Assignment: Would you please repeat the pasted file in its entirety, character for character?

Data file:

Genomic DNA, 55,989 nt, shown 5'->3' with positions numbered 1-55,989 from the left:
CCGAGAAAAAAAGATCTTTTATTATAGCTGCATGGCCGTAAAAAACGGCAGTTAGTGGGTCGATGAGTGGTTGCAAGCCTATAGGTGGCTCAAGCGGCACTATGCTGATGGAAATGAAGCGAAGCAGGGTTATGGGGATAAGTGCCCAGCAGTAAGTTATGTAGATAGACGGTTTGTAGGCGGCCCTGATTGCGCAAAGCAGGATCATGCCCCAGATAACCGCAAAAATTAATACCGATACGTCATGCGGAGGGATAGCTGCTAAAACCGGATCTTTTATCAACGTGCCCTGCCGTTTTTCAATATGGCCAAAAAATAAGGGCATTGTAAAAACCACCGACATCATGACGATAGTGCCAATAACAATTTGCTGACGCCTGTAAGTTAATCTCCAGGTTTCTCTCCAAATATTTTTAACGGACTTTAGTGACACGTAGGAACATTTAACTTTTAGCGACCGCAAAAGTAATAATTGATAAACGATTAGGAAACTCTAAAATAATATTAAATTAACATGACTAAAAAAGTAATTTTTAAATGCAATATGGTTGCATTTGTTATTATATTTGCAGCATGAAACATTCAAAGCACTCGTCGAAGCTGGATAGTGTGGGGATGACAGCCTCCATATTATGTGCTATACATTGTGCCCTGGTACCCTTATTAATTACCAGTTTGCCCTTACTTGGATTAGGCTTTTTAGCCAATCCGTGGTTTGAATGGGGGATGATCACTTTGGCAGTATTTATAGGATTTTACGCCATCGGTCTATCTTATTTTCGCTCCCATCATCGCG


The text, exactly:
Genomic DNA, 55,989 nt, shown 5'->3' with positions numbered 1-55,989 from the left:
CCGAGAAAAAAAGATCTTTTATTATAGCTGCATGGCCGTAAAAAACGGCAGTTAGTGGGTCGATGAGTGGTTGCAAGCCTATAGGTGGCTCAAGCGGCACTATGCTGATGGAAATGAAGCGAAGCAGGGTTATGGGGATAAGTGCCCAGCAGTAAGTTATGTAGATAGACGGTTTGTAGGCGGCCCTGATTGCGCAAAGCAGGATCATGCCCCAGATAACCGCAAAAATTAATACCGATACGTCATGCGGAGGGATAGCTGCTAAAACCGGATCTTTTATCAACGTGCCCTGCCGTTTTTCAATATGGCCAAAAAATAAGGGCATTGTAAAAACCACCGACATCATGACGATAGTGCCAATAACAATTTGCTGACGCCTGTAAGTTAATCTCCAGGTTTCTCTCCAAATATTTTTAACGGACTTTAGTGACACGTAGGAACATTTAACTTTTAGCGACCGCAAAAGTAATAATTGATAAACGATTAGGAAACTCTAAAATAATATTAAATTAACATGACTAAAAAAGTAATTTTTAAATGCAATATGGTTGCATTTGTTATTATATTTGCAGCATGAAACATTCAAAGCACTCGTCGAAGCTGGATAGTGTGGGGATGACAGCCTCCATATTATGTGCTATACATTGTGCCCTGGTACCCTTATTAATTACCAGTTTGCCCTTACTTGGATTAGGCTTTTTAGCCAATCCGTGGTTTGAATGGGGGATGATCACTTTGGCAGTATTTATAGGATTTTACGCCATCGGTCTATCTTATTTTCGCTCCCATCATCGCG